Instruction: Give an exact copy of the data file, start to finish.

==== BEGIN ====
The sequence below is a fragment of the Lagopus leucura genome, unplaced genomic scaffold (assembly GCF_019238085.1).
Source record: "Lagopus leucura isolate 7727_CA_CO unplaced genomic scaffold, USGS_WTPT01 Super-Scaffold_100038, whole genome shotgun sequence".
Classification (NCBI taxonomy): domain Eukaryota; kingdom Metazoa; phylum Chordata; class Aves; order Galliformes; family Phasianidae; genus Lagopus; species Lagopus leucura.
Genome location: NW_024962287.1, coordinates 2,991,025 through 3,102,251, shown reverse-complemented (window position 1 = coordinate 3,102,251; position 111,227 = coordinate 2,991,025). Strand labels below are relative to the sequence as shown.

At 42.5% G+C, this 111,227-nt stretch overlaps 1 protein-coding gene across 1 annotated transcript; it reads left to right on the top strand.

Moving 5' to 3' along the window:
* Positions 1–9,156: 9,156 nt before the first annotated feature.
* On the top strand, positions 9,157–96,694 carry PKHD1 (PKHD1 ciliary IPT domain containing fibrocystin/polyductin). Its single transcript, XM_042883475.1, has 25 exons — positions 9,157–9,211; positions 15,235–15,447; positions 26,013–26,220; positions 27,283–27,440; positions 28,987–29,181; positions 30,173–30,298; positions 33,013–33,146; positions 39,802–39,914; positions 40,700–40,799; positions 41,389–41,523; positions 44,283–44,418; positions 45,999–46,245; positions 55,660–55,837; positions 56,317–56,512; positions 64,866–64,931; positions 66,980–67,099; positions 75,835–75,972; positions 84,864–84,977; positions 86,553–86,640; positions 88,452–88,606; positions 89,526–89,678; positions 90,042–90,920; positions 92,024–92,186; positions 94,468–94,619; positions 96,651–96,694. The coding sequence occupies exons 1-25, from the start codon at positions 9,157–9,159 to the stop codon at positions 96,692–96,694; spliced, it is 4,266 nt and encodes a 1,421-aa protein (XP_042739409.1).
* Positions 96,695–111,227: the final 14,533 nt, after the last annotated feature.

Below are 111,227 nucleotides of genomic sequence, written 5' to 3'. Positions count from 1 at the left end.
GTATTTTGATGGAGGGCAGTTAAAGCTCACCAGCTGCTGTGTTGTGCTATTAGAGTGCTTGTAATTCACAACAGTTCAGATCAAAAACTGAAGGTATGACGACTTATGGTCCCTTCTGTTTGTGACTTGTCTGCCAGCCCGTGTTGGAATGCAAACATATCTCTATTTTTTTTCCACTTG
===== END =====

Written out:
The sequence below is a fragment of the Lagopus leucura genome, unplaced genomic scaffold (assembly GCF_019238085.1).
Source record: "Lagopus leucura isolate 7727_CA_CO unplaced genomic scaffold, USGS_WTPT01 Super-Scaffold_100038, whole genome shotgun sequence".
Classification (NCBI taxonomy): domain Eukaryota; kingdom Metazoa; phylum Chordata; class Aves; order Galliformes; family Phasianidae; genus Lagopus; species Lagopus leucura.
Genome location: NW_024962287.1, coordinates 2,991,025 through 3,102,251, shown reverse-complemented (window position 1 = coordinate 3,102,251; position 111,227 = coordinate 2,991,025). Strand labels below are relative to the sequence as shown.

At 42.5% G+C, this 111,227-nt stretch overlaps 1 protein-coding gene across 1 annotated transcript; it reads left to right on the top strand.

Moving 5' to 3' along the window:
* Positions 1–9,156: 9,156 nt before the first annotated feature.
* On the top strand, positions 9,157–96,694 carry PKHD1 (PKHD1 ciliary IPT domain containing fibrocystin/polyductin). Its single transcript, XM_042883475.1, has 25 exons — positions 9,157–9,211; positions 15,235–15,447; positions 26,013–26,220; positions 27,283–27,440; positions 28,987–29,181; positions 30,173–30,298; positions 33,013–33,146; positions 39,802–39,914; positions 40,700–40,799; positions 41,389–41,523; positions 44,283–44,418; positions 45,999–46,245; positions 55,660–55,837; positions 56,317–56,512; positions 64,866–64,931; positions 66,980–67,099; positions 75,835–75,972; positions 84,864–84,977; positions 86,553–86,640; positions 88,452–88,606; positions 89,526–89,678; positions 90,042–90,920; positions 92,024–92,186; positions 94,468–94,619; positions 96,651–96,694. The coding sequence occupies exons 1-25, from the start codon at positions 9,157–9,159 to the stop codon at positions 96,692–96,694; spliced, it is 4,266 nt and encodes a 1,421-aa protein (XP_042739409.1).
* Positions 96,695–111,227: the final 14,533 nt, after the last annotated feature.

Below are 111,227 nucleotides of genomic sequence, written 5' to 3'. Positions count from 1 at the left end.
GTATTTTGATGGAGGGCAGTTAAAGCTCACCAGCTGCTGTGTTGTGCTATTAGAGTGCTTGTAATTCACAACAGTTCAGATCAAAAACTGAAGGTATGACGACTTATGGTCCCTTCTGTTTGTGACTTGTCTGCCAGCCCGTGTTGGAATGCAAACATATCTCTATTTTTTTTCCACTTG